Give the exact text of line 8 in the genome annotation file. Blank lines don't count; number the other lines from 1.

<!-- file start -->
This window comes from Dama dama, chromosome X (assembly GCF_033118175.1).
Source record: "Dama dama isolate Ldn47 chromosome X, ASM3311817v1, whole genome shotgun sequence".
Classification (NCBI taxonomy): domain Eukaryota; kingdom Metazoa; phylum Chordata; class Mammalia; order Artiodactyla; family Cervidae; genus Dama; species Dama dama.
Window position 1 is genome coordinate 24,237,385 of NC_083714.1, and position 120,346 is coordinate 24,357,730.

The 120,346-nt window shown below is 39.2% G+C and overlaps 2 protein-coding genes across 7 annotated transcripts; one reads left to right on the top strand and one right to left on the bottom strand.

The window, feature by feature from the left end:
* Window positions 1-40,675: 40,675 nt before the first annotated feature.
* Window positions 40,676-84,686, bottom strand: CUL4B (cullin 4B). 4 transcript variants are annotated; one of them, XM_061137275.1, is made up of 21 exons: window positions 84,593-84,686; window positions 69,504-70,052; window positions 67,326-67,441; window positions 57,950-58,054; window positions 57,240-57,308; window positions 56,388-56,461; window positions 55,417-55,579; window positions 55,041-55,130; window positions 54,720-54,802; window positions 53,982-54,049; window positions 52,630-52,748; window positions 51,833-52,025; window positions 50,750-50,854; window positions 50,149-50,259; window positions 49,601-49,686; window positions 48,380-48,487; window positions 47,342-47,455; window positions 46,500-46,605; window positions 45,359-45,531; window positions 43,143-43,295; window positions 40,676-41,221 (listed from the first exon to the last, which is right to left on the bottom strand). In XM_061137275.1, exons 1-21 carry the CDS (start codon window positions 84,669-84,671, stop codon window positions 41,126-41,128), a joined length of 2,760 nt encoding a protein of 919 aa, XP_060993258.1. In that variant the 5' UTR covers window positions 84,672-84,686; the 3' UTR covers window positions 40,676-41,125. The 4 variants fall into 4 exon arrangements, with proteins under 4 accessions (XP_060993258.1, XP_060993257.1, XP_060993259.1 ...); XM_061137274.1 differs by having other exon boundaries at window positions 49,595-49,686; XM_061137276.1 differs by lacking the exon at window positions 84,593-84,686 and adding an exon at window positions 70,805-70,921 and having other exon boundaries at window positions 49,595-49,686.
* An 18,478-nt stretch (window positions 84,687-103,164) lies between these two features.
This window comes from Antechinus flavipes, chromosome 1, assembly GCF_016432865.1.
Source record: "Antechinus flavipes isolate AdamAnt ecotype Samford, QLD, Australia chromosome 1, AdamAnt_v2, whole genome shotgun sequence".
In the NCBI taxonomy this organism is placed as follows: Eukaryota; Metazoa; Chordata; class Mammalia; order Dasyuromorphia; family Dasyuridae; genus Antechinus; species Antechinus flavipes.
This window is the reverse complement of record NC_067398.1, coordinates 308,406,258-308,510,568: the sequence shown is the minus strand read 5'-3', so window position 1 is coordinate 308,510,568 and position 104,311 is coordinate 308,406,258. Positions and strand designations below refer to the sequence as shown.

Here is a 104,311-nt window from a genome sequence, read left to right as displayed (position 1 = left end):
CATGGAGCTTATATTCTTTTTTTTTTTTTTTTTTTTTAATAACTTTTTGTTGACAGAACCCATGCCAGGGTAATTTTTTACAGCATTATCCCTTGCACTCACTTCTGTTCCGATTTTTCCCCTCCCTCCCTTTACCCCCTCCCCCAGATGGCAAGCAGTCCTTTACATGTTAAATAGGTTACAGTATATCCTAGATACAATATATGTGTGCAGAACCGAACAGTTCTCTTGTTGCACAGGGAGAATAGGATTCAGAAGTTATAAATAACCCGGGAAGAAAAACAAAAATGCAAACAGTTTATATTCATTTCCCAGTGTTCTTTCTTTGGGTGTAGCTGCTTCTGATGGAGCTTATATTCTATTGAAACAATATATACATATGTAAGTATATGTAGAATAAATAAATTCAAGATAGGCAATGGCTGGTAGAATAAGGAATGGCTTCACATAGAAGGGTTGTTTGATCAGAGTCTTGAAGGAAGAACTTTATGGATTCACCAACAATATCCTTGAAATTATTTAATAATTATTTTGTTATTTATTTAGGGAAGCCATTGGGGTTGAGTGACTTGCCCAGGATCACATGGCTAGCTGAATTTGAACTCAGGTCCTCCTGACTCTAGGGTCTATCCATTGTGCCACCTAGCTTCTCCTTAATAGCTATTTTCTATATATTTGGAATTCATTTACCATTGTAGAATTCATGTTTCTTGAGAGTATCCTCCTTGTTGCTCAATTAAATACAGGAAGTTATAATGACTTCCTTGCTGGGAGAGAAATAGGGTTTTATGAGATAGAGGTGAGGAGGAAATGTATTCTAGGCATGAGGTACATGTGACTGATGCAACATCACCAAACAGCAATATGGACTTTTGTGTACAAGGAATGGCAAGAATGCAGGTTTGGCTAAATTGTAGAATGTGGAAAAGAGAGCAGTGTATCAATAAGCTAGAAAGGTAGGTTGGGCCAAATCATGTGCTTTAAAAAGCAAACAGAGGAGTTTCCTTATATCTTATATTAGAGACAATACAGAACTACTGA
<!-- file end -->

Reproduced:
* Window positions 40,676-84,686, bottom strand: CUL4B (cullin 4B). 4 transcript variants are annotated; one of them, XM_061137275.1, is made up of 21 exons: window positions 84,593-84,686; window positions 69,504-70,052; window positions 67,326-67,441; window positions 57,950-58,054; window positions 57,240-57,308; window positions 56,388-56,461; window positions 55,417-55,579; window positions 55,041-55,130; window positions 54,720-54,802; window positions 53,982-54,049; window positions 52,630-52,748; window positions 51,833-52,025; window positions 50,750-50,854; window positions 50,149-50,259; window positions 49,601-49,686; window positions 48,380-48,487; window positions 47,342-47,455; window positions 46,500-46,605; window positions 45,359-45,531; window positions 43,143-43,295; window positions 40,676-41,221 (listed from the first exon to the last, which is right to left on the bottom strand). In XM_061137275.1, exons 1-21 carry the CDS (start codon window positions 84,669-84,671, stop codon window positions 41,126-41,128), a joined length of 2,760 nt encoding a protein of 919 aa, XP_060993258.1. In that variant the 5' UTR covers window positions 84,672-84,686; the 3' UTR covers window positions 40,676-41,125. The 4 variants fall into 4 exon arrangements, with proteins under 4 accessions (XP_060993258.1, XP_060993257.1, XP_060993259.1 ...); XM_061137274.1 differs by having other exon boundaries at window positions 49,595-49,686; XM_061137276.1 differs by lacking the exon at window positions 84,593-84,686 and adding an exon at window positions 70,805-70,921 and having other exon boundaries at window positions 49,595-49,686.